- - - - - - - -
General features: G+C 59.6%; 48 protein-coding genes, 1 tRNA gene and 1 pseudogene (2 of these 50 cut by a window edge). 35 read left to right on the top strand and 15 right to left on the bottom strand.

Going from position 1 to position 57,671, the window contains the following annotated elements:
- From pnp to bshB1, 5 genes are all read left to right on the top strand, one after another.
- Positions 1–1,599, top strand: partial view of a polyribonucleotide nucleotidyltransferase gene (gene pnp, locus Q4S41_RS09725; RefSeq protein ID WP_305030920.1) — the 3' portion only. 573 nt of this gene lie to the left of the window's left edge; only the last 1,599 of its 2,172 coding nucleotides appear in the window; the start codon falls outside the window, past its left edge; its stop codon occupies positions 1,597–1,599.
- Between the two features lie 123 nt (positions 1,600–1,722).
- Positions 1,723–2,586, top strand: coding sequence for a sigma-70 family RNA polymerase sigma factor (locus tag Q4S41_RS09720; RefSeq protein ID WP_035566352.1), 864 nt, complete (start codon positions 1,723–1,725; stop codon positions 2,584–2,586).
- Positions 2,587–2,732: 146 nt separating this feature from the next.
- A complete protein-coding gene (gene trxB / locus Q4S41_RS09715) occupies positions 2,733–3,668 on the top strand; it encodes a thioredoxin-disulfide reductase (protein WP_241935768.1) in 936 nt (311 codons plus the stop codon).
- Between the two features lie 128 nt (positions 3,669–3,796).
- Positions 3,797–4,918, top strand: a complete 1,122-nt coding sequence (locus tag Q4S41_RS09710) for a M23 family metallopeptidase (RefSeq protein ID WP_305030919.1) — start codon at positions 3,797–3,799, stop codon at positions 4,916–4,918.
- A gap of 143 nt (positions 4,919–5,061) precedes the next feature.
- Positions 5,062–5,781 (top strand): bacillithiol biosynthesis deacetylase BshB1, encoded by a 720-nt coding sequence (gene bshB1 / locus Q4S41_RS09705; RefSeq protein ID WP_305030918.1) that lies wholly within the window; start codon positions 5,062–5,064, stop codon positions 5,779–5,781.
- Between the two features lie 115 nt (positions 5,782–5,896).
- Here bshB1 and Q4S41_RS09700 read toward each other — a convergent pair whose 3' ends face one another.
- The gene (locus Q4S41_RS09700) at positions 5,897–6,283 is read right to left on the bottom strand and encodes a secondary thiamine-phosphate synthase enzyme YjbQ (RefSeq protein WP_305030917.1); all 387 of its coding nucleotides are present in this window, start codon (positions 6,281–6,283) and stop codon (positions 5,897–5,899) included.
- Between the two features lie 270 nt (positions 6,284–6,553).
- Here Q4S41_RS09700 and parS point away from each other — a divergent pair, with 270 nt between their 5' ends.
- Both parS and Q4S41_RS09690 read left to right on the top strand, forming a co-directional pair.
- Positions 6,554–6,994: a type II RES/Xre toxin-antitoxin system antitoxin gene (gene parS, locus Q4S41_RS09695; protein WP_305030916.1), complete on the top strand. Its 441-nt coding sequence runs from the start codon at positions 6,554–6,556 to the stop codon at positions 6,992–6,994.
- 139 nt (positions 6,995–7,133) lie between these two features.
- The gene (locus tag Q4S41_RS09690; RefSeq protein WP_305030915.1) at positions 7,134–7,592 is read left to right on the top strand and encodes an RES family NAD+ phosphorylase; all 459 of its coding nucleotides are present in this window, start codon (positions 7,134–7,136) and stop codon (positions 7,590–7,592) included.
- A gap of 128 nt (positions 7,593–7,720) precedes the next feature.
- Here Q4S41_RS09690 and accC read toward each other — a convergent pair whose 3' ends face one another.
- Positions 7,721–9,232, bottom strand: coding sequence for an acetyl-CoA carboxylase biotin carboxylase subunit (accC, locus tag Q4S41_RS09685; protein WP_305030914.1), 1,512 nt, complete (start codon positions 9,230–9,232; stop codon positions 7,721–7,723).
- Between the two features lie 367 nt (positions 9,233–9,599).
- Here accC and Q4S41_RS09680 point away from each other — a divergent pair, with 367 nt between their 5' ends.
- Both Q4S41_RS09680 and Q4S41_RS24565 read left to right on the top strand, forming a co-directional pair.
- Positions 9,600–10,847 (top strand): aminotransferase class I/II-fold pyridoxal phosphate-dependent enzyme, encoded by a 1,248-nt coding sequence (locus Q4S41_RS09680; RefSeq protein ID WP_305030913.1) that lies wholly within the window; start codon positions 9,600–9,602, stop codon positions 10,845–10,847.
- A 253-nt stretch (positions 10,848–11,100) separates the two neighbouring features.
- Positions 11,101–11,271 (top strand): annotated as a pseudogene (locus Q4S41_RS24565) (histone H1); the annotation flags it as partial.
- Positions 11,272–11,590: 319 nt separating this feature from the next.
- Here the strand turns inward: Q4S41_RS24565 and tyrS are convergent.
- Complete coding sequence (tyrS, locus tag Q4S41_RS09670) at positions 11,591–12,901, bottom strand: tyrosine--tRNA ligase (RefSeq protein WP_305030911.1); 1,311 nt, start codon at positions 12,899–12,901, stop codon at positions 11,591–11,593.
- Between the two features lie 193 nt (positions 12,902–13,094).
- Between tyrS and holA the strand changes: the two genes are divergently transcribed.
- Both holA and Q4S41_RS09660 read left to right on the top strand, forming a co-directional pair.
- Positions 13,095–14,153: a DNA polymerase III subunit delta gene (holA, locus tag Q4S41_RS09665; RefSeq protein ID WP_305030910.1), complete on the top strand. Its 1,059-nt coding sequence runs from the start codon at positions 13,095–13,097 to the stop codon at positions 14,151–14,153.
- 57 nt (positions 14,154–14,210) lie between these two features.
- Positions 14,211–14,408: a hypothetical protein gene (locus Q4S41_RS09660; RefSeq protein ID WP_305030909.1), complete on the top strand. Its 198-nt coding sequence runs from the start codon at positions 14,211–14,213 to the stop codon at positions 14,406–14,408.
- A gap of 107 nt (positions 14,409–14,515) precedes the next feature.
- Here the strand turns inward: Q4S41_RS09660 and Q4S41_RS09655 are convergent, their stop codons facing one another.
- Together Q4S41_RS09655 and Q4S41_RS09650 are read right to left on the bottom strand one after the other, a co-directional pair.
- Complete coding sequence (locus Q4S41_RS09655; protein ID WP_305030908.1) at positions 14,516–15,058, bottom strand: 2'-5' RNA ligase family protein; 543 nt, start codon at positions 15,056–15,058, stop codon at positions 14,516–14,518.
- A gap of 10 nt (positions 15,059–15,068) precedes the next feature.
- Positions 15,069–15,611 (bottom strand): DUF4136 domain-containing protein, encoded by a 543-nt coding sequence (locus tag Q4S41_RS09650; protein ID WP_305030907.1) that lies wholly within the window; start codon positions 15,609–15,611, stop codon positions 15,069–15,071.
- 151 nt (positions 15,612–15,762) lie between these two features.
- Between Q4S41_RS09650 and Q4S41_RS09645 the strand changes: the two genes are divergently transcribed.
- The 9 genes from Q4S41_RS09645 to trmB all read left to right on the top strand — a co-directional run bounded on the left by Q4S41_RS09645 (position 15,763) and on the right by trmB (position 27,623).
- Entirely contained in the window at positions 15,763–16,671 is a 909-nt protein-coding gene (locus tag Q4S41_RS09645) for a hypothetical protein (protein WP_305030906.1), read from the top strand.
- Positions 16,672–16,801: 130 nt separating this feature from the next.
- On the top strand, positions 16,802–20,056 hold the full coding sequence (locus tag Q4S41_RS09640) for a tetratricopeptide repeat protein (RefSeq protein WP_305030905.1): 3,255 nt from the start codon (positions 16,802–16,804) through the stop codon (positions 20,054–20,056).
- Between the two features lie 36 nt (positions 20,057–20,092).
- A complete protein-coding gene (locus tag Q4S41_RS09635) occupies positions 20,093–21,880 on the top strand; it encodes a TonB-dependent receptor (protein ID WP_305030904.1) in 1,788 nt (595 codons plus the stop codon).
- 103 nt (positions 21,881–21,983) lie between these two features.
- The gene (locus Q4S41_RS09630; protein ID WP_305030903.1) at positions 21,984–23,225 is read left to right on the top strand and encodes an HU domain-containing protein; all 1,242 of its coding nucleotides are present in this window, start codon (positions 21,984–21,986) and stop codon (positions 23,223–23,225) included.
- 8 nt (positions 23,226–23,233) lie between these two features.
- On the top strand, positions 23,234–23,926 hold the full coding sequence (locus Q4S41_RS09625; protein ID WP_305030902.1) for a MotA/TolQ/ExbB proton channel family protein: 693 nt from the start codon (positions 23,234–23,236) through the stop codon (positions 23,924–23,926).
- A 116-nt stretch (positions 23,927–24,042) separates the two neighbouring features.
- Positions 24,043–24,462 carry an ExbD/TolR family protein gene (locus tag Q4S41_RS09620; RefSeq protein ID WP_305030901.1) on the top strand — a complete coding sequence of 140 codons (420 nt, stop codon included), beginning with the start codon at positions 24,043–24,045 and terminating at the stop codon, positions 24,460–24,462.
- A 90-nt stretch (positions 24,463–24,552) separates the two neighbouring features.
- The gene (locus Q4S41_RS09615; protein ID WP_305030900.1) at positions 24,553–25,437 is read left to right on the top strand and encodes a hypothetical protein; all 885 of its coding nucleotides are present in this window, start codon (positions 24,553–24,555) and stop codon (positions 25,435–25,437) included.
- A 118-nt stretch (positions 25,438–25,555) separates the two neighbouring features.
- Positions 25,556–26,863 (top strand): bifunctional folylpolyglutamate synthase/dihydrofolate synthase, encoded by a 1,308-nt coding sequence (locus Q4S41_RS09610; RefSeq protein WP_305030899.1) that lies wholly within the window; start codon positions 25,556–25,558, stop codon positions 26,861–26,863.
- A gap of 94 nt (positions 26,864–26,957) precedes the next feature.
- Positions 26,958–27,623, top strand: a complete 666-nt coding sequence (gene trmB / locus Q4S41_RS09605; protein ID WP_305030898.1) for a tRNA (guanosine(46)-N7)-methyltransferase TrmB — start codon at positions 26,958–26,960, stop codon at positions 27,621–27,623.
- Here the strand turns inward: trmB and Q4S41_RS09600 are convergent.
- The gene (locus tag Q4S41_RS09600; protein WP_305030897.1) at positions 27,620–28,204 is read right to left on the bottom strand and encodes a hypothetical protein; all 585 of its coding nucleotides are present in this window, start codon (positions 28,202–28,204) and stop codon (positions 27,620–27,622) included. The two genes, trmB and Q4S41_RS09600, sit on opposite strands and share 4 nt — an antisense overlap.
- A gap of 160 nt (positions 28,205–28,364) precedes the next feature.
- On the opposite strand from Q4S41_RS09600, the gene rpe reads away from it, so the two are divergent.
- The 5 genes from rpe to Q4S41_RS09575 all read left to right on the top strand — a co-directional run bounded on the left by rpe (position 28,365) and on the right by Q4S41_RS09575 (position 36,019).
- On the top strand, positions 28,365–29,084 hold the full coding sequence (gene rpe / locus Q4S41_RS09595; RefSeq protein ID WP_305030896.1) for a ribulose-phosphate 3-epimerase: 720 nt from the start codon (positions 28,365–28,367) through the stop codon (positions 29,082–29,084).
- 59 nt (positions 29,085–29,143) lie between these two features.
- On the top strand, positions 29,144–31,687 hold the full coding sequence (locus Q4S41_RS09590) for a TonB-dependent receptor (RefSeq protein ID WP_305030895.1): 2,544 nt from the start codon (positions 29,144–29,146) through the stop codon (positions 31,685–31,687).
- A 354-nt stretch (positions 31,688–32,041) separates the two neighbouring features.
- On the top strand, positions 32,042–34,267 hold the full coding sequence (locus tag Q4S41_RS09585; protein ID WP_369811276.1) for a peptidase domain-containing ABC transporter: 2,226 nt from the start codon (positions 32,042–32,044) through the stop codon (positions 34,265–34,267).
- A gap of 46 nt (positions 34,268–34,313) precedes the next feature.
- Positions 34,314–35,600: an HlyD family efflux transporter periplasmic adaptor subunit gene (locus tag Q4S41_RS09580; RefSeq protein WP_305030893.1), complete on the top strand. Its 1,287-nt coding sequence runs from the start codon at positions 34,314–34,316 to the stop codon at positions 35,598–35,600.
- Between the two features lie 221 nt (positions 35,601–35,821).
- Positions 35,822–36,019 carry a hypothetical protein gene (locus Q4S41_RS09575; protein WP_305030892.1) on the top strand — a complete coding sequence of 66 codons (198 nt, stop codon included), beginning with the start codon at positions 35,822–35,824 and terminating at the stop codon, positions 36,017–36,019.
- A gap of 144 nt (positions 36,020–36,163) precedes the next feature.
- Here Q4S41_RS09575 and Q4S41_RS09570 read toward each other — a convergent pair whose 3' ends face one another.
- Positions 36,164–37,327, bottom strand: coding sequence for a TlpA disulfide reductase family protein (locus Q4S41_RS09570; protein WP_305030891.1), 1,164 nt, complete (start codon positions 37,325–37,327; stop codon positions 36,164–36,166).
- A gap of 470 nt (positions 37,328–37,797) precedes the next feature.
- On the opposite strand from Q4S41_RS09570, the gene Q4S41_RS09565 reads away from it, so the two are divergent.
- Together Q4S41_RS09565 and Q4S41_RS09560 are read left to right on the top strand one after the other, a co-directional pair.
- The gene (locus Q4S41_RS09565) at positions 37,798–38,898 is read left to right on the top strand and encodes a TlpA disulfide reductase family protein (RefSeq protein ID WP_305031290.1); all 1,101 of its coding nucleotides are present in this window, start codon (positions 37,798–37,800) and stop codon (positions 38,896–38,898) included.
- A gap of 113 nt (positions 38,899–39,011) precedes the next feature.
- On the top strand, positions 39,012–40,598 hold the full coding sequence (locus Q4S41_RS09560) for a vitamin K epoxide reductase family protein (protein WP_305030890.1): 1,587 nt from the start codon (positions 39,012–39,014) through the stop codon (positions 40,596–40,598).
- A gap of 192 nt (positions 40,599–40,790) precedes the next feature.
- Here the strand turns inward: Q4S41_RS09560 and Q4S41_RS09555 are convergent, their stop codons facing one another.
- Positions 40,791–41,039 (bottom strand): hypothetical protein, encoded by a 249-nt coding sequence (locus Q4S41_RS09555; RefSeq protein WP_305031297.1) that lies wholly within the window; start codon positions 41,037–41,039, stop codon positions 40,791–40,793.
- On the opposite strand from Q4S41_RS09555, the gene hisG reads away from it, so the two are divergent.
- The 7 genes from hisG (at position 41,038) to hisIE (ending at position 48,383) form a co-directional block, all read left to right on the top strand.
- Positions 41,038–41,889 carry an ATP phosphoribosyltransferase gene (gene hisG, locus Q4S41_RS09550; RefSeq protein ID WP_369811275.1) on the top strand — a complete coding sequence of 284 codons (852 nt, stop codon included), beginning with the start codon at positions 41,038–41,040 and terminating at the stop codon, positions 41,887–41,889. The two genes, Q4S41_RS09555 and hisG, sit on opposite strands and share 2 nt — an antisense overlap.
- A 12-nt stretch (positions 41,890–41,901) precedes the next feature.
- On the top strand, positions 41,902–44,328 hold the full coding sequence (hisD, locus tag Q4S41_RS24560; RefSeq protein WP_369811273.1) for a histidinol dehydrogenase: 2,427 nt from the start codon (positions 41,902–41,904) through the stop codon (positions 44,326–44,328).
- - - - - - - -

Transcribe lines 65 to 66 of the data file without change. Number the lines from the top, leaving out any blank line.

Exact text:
- Positions 26,958–27,623, top strand: a complete 666-nt coding sequence (gene trmB / locus Q4S41_RS09605; protein ID WP_305030898.1) for a tRNA (guanosine(46)-N7)-methyltransferase TrmB — start codon at positions 26,958–26,960, stop codon at positions 27,621–27,623.
- Here the strand turns inward: trmB and Q4S41_RS09600 are convergent.